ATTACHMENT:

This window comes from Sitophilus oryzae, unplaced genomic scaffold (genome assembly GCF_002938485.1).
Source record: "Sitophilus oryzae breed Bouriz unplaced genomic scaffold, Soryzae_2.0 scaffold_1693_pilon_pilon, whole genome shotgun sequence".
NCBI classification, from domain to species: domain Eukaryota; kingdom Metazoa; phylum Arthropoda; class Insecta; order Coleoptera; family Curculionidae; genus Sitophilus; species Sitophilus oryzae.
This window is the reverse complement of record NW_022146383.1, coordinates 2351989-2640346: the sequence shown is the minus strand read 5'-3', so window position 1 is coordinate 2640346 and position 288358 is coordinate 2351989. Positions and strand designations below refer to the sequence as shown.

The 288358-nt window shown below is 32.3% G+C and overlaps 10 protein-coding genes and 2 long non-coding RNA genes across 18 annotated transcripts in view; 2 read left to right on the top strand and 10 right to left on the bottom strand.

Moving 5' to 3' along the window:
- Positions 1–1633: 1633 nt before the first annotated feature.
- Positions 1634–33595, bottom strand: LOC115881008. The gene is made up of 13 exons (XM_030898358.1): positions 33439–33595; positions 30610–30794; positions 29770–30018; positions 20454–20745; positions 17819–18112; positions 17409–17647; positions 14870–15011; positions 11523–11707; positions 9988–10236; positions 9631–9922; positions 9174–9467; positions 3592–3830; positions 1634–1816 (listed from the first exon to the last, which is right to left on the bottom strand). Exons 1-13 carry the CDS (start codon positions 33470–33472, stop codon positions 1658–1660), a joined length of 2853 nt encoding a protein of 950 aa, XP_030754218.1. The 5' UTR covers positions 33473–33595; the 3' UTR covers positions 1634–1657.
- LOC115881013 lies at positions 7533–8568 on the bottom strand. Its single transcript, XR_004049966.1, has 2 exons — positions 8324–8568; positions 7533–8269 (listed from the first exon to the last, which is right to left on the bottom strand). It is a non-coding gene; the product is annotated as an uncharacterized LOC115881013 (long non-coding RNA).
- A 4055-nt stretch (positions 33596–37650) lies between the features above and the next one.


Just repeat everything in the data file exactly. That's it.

This window comes from Sitophilus oryzae, unplaced genomic scaffold (genome assembly GCF_002938485.1).
Source record: "Sitophilus oryzae breed Bouriz unplaced genomic scaffold, Soryzae_2.0 scaffold_1693_pilon_pilon, whole genome shotgun sequence".
NCBI classification, from domain to species: domain Eukaryota; kingdom Metazoa; phylum Arthropoda; class Insecta; order Coleoptera; family Curculionidae; genus Sitophilus; species Sitophilus oryzae.
This window is the reverse complement of record NW_022146383.1, coordinates 2351989-2640346: the sequence shown is the minus strand read 5'-3', so window position 1 is coordinate 2640346 and position 288358 is coordinate 2351989. Positions and strand designations below refer to the sequence as shown.

The 288358-nt window shown below is 32.3% G+C and overlaps 10 protein-coding genes and 2 long non-coding RNA genes across 18 annotated transcripts in view; 2 read left to right on the top strand and 10 right to left on the bottom strand.

Moving 5' to 3' along the window:
- Positions 1–1633: 1633 nt before the first annotated feature.
- Positions 1634–33595, bottom strand: LOC115881008. The gene is made up of 13 exons (XM_030898358.1): positions 33439–33595; positions 30610–30794; positions 29770–30018; positions 20454–20745; positions 17819–18112; positions 17409–17647; positions 14870–15011; positions 11523–11707; positions 9988–10236; positions 9631–9922; positions 9174–9467; positions 3592–3830; positions 1634–1816 (listed from the first exon to the last, which is right to left on the bottom strand). Exons 1-13 carry the CDS (start codon positions 33470–33472, stop codon positions 1658–1660), a joined length of 2853 nt encoding a protein of 950 aa, XP_030754218.1. The 5' UTR covers positions 33473–33595; the 3' UTR covers positions 1634–1657.
- LOC115881013 lies at positions 7533–8568 on the bottom strand. Its single transcript, XR_004049966.1, has 2 exons — positions 8324–8568; positions 7533–8269 (listed from the first exon to the last, which is right to left on the bottom strand). It is a non-coding gene; the product is annotated as an uncharacterized LOC115881013 (long non-coding RNA).
- A 4055-nt stretch (positions 33596–37650) lies between the features above and the next one.